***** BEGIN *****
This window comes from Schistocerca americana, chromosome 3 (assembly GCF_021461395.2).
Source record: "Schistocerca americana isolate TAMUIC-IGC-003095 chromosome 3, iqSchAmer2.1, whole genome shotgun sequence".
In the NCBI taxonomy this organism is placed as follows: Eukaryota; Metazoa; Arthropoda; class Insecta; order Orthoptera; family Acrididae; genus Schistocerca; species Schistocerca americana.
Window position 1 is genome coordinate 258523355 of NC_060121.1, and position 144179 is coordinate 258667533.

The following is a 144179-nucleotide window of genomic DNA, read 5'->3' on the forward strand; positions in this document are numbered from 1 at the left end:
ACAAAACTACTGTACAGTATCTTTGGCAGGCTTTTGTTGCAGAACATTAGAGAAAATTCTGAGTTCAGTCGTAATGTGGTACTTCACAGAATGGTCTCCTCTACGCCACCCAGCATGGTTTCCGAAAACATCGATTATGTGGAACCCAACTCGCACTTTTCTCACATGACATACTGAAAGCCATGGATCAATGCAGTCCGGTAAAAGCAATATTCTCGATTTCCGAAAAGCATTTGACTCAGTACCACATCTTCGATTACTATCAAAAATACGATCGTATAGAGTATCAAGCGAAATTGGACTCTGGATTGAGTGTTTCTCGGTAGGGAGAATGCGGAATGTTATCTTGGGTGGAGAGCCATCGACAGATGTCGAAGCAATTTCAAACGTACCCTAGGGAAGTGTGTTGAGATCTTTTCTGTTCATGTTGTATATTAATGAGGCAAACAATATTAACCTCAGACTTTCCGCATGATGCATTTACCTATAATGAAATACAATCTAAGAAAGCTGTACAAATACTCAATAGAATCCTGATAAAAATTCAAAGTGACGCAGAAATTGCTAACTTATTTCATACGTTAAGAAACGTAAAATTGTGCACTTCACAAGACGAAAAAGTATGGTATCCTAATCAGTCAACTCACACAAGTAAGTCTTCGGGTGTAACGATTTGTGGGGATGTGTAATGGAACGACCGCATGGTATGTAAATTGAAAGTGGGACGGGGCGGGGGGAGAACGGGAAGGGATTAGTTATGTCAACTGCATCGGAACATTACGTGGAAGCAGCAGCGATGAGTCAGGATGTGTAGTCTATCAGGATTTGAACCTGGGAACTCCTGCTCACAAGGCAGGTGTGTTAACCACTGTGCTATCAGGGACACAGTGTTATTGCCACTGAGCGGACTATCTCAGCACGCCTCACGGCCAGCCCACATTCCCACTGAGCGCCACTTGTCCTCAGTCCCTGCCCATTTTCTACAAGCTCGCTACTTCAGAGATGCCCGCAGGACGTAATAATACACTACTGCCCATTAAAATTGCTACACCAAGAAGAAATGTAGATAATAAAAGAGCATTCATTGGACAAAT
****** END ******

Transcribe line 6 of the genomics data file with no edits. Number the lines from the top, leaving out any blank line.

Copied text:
ACAAAACTACTGTACAGTATCTTTGGCAGGCTTTTGTTGCAGAACATTAGAGAAAATTCTGAGTTCAGTCGTAATGTGGTACTTCACAGAATGGTCTCCTCTACGCCACCCAGCATGGTTTCCGAAAACATCGATTATGTGGAACCCAACTCGCACTTTTCTCACATGACATACTGAAAGCCATGGATCAATGCAGTCCGGTAAAAGCAATATTCTCGATTTCCGAAAAGCATTTGACTCAGTACCACATCTTCGATTACTATCAAAAATACGATCGTATAGAGTATCAAGCGAAATTGGACTCTGGATTGAGTGTTTCTCGGTAGGGAGAATGCGGAATGTTATCTTGGGTGGAGAGCCATCGACAGATGTCGAAGCAATTTCAAACGTACCCTAGGGAAGTGTGTTGAGATCTTTTCTGTTCATGTTGTATATTAATGAGGCAAACAATATTAACCTCAGACTTTCCGCATGATGCATTTACCTATAATGAAATACAATCTAAGAAAGCTGTACAAATACTCAATAGAATCCTGATAAAAATTCAAAGTGACGCAGAAATTGCTAACTTATTTCATACGTTAAGAAACGTAAAATTGTGCACTTCACAAGACGAAAAAGTATGGTATCCTAATCAGTCAACTCACACAAGTAAGTCTTCGGGTGTAACGATTTGTGGGGATGTGTAATGGAACGACCGCATGGTATGTAAATTGAAAGTGGGACGGGGCGGGGGGAGAACGGGAAGGGATTAGTTATGTCAACTGCATCGGAACATTACGTGGAAGCAGCAGCGATGAGTCAGGATGTGTAGTCTATCAGGATTTGAACCTGGGAACTCCTGCTCACAAGGCAGGTGTGTTAACCACTGTGCTATCAGGGACACAGTGTTATTGCCACTGAGCGGACTATCTCAGCACGCCTCACGGCCAGCCCACATTCCCACTGAGCGCCACTTGTCCTCAGTCCCTGCCCATTTTCTACAAGCTCGCTACTTCAGAGATGCCCGCAGGACGTAATAATACACTACTGCCCATTAAAATTGCTACACCAAGAAGAAATGTAGATAATAAAAGAGCATTCATTGGACAAAT